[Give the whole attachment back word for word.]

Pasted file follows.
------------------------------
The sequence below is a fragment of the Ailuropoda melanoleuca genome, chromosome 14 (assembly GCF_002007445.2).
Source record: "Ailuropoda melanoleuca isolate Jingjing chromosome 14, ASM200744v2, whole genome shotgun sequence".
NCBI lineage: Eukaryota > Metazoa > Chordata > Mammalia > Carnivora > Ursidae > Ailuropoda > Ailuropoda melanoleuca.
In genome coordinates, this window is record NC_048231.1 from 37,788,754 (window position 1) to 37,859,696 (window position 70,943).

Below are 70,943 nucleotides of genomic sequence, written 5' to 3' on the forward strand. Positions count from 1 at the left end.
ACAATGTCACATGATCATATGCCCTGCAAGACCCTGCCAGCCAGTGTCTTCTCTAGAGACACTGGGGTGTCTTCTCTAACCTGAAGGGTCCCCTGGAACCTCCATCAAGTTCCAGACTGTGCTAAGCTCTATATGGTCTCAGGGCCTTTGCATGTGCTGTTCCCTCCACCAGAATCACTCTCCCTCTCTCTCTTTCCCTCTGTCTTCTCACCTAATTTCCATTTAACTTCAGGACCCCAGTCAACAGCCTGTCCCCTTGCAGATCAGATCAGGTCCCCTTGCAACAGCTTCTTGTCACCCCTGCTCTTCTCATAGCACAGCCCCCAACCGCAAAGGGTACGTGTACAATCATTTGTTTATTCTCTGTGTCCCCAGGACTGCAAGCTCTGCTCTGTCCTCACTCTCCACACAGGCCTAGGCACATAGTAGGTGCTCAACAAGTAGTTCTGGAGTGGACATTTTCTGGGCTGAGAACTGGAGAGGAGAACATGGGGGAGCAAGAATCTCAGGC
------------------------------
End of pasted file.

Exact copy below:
The sequence below is a fragment of the Ailuropoda melanoleuca genome, chromosome 14 (assembly GCF_002007445.2).
Source record: "Ailuropoda melanoleuca isolate Jingjing chromosome 14, ASM200744v2, whole genome shotgun sequence".
NCBI lineage: Eukaryota > Metazoa > Chordata > Mammalia > Carnivora > Ursidae > Ailuropoda > Ailuropoda melanoleuca.
In genome coordinates, this window is record NC_048231.1 from 37,788,754 (window position 1) to 37,859,696 (window position 70,943).

Below are 70,943 nucleotides of genomic sequence, written 5' to 3' on the forward strand. Positions count from 1 at the left end.
ACAATGTCACATGATCATATGCCCTGCAAGACCCTGCCAGCCAGTGTCTTCTCTAGAGACACTGGGGTGTCTTCTCTAACCTGAAGGGTCCCCTGGAACCTCCATCAAGTTCCAGACTGTGCTAAGCTCTATATGGTCTCAGGGCCTTTGCATGTGCTGTTCCCTCCACCAGAATCACTCTCCCTCTCTCTCTTTCCCTCTGTCTTCTCACCTAATTTCCATTTAACTTCAGGACCCCAGTCAACAGCCTGTCCCCTTGCAGATCAGATCAGGTCCCCTTGCAACAGCTTCTTGTCACCCCTGCTCTTCTCATAGCACAGCCCCCAACCGCAAAGGGTACGTGTACAATCATTTGTTTATTCTCTGTGTCCCCAGGACTGCAAGCTCTGCTCTGTCCTCACTCTCCACACAGGCCTAGGCACATAGTAGGTGCTCAACAAGTAGTTCTGGAGTGGACATTTTCTGGGCTGAGAACTGGAGAGGAGAACATGGGGGAGCAAGAATCTCAGGC